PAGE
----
Benjamin Franklin Papers

From Benjamin Franklin to Penet, 31 October 1781

To Penet

AL (draft) and copy: Library of Congress; copy: Virginia State Library, Richmond

Passy, Oct. 31. 1781


I have consider’d your Proposition to me, that I should legalize your Bonds for the State of Virginia.2

The Manner of doing this, as you explain’d it to me verbally, is by writing on each of them the Word Vue, with my Signature.

I have taken Advice on this Subject, and am informed that it is by no means proper for me to put my Visa on your Bonds, unless I were expressly authorised by the State so to do, which I am not.—

If my Signature was likely to have the Effect you imagine, in procuring such a Loan, I should make use of it in behalf of the United States. But I have great reason to believe your Project cannot succeed in a Country, which being at War wants itself to borrow, and where therefore the Government will probably not permit foreign Loans to be proposed or made by its Subjects.— And every Public Attempt to borrow Money which miscarries, contributes to diminish farther the Credit of those who desire to borrow.—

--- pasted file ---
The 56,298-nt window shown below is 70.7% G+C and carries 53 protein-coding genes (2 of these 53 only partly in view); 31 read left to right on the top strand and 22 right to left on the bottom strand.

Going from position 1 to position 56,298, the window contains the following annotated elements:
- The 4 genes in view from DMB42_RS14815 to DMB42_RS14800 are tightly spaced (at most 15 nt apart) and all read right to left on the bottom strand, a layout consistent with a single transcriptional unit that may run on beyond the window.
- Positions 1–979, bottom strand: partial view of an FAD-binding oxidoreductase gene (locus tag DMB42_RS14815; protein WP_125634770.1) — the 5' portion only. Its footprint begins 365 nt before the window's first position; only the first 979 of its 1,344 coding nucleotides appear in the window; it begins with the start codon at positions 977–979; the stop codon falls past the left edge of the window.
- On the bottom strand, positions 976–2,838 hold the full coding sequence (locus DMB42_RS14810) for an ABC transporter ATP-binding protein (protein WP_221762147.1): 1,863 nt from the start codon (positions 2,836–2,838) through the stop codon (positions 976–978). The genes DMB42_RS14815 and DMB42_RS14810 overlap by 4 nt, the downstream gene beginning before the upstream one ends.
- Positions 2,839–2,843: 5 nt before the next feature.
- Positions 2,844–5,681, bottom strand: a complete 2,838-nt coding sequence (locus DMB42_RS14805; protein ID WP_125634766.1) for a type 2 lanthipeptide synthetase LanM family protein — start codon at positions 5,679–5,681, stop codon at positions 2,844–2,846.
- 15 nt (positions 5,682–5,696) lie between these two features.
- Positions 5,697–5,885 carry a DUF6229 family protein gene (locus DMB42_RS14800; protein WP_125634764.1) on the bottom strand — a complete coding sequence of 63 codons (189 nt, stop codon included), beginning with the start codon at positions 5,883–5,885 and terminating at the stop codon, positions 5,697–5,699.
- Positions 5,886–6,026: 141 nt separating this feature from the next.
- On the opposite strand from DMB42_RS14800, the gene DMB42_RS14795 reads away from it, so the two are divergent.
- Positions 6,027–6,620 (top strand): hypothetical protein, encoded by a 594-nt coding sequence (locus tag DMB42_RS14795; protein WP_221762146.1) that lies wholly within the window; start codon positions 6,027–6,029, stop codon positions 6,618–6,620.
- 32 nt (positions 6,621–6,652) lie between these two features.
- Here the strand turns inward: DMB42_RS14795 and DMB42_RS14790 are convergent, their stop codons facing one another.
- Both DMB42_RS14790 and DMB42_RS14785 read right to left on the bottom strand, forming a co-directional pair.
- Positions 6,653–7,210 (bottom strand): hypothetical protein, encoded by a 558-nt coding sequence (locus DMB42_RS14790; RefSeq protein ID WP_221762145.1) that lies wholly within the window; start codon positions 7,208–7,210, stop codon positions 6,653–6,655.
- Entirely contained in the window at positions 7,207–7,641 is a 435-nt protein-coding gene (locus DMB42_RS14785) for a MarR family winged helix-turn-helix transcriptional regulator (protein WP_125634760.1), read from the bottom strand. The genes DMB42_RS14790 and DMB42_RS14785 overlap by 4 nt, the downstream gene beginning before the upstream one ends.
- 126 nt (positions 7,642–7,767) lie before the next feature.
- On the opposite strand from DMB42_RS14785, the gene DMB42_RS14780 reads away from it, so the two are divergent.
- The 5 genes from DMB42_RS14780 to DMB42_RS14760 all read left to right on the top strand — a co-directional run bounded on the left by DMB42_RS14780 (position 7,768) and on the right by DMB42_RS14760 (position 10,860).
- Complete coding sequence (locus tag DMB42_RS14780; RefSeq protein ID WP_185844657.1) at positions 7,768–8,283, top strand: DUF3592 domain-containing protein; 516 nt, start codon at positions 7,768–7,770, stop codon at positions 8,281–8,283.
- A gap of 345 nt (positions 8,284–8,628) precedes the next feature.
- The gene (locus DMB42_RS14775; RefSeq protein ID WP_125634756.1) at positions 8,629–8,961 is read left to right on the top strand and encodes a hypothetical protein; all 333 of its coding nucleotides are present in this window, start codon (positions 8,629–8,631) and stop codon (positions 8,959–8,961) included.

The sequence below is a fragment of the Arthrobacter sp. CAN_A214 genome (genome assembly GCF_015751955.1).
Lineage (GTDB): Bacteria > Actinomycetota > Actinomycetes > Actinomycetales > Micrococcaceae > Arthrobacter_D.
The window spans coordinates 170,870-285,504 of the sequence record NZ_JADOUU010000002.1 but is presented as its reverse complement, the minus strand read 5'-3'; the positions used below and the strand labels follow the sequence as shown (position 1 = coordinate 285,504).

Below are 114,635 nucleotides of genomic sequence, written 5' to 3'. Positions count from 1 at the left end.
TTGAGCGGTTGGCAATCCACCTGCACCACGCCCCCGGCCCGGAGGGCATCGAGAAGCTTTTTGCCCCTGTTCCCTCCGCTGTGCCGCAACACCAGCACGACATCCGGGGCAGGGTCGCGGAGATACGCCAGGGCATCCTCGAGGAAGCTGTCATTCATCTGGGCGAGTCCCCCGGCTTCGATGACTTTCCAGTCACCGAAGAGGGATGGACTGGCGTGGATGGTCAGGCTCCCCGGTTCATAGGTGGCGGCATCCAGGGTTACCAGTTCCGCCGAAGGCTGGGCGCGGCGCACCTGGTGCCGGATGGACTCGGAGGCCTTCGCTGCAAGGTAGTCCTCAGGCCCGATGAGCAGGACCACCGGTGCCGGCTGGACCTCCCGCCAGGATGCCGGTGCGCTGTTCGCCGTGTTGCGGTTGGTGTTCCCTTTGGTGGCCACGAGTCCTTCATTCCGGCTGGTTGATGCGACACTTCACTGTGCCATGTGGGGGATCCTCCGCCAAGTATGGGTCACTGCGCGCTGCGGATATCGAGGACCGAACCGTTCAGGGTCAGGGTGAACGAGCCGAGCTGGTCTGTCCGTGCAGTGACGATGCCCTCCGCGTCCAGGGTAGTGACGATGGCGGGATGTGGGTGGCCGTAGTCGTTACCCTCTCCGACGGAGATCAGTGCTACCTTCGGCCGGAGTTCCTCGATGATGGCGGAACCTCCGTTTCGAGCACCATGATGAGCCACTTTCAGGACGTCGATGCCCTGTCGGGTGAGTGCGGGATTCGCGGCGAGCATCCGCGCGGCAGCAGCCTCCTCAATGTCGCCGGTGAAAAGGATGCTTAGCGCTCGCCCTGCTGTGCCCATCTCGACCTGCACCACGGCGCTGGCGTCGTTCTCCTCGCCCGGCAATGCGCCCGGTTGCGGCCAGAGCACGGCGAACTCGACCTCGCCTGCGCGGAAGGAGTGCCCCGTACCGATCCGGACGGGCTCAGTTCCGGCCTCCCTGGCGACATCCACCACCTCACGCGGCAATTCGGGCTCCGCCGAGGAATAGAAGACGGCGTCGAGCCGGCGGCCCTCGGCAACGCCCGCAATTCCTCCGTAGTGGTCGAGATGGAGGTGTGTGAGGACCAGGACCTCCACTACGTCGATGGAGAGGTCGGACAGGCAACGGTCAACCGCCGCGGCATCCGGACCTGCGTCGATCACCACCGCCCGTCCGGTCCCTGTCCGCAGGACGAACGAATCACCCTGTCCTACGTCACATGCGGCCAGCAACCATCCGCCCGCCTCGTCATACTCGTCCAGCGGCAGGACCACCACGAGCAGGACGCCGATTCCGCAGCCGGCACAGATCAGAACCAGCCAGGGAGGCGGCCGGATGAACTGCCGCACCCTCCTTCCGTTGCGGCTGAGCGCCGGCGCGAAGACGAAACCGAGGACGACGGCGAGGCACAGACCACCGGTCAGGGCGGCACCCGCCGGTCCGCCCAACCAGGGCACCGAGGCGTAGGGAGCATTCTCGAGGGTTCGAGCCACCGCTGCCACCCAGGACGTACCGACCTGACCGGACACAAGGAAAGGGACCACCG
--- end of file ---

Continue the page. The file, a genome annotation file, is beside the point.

I cannot therefore agree to concern my self farther in this Affair than I have already done in legalizing your Powers. I am, with much Regard, Sir,

Mr Penet

[Note numbering follows the Franklin Papers source.]

2See Penet’s letter of Oct. 29.

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